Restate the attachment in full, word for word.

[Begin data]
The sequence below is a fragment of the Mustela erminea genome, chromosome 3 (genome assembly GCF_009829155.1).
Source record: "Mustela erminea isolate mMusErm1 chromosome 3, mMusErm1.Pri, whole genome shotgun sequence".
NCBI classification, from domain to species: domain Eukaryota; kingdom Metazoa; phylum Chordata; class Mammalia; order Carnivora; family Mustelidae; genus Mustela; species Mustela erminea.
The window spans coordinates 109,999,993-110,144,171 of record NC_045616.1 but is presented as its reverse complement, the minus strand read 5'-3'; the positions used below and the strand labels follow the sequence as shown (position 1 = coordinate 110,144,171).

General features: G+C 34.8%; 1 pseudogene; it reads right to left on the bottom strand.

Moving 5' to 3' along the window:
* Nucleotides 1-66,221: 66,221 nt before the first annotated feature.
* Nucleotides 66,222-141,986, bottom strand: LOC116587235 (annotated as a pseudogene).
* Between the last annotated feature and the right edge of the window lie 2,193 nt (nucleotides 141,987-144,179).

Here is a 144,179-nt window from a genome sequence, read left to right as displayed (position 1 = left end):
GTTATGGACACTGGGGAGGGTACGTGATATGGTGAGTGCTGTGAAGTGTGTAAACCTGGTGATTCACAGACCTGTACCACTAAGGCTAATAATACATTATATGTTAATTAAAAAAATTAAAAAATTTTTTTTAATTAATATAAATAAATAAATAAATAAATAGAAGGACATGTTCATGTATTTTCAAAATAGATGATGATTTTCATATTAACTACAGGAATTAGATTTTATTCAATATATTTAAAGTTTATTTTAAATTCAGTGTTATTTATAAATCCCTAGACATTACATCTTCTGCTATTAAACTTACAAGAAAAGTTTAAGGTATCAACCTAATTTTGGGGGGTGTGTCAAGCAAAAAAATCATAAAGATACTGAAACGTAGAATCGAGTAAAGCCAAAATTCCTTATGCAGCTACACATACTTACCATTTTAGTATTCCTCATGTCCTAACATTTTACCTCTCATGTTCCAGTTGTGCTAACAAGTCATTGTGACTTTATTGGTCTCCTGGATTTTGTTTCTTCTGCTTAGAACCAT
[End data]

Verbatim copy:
The sequence below is a fragment of the Mustela erminea genome, chromosome 3 (genome assembly GCF_009829155.1).
Source record: "Mustela erminea isolate mMusErm1 chromosome 3, mMusErm1.Pri, whole genome shotgun sequence".
NCBI classification, from domain to species: domain Eukaryota; kingdom Metazoa; phylum Chordata; class Mammalia; order Carnivora; family Mustelidae; genus Mustela; species Mustela erminea.
The window spans coordinates 109,999,993-110,144,171 of record NC_045616.1 but is presented as its reverse complement, the minus strand read 5'-3'; the positions used below and the strand labels follow the sequence as shown (position 1 = coordinate 110,144,171).

General features: G+C 34.8%; 1 pseudogene; it reads right to left on the bottom strand.

Moving 5' to 3' along the window:
* Nucleotides 1-66,221: 66,221 nt before the first annotated feature.
* Nucleotides 66,222-141,986, bottom strand: LOC116587235 (annotated as a pseudogene).
* Between the last annotated feature and the right edge of the window lie 2,193 nt (nucleotides 141,987-144,179).

Here is a 144,179-nt window from a genome sequence, read left to right as displayed (position 1 = left end):
GTTATGGACACTGGGGAGGGTACGTGATATGGTGAGTGCTGTGAAGTGTGTAAACCTGGTGATTCACAGACCTGTACCACTAAGGCTAATAATACATTATATGTTAATTAAAAAAATTAAAAAATTTTTTTTAATTAATATAAATAAATAAATAAATAAATAGAAGGACATGTTCATGTATTTTCAAAATAGATGATGATTTTCATATTAACTACAGGAATTAGATTTTATTCAATATATTTAAAGTTTATTTTAAATTCAGTGTTATTTATAAATCCCTAGACATTACATCTTCTGCTATTAAACTTACAAGAAAAGTTTAAGGTATCAACCTAATTTTGGGGGGTGTGTCAAGCAAAAAAATCATAAAGATACTGAAACGTAGAATCGAGTAAAGCCAAAATTCCTTATGCAGCTACACATACTTACCATTTTAGTATTCCTCATGTCCTAACATTTTACCTCTCATGTTCCAGTTGTGCTAACAAGTCATTGTGACTTTATTGGTCTCCTGGATTTTGTTTCTTCTGCTTAGAACCAT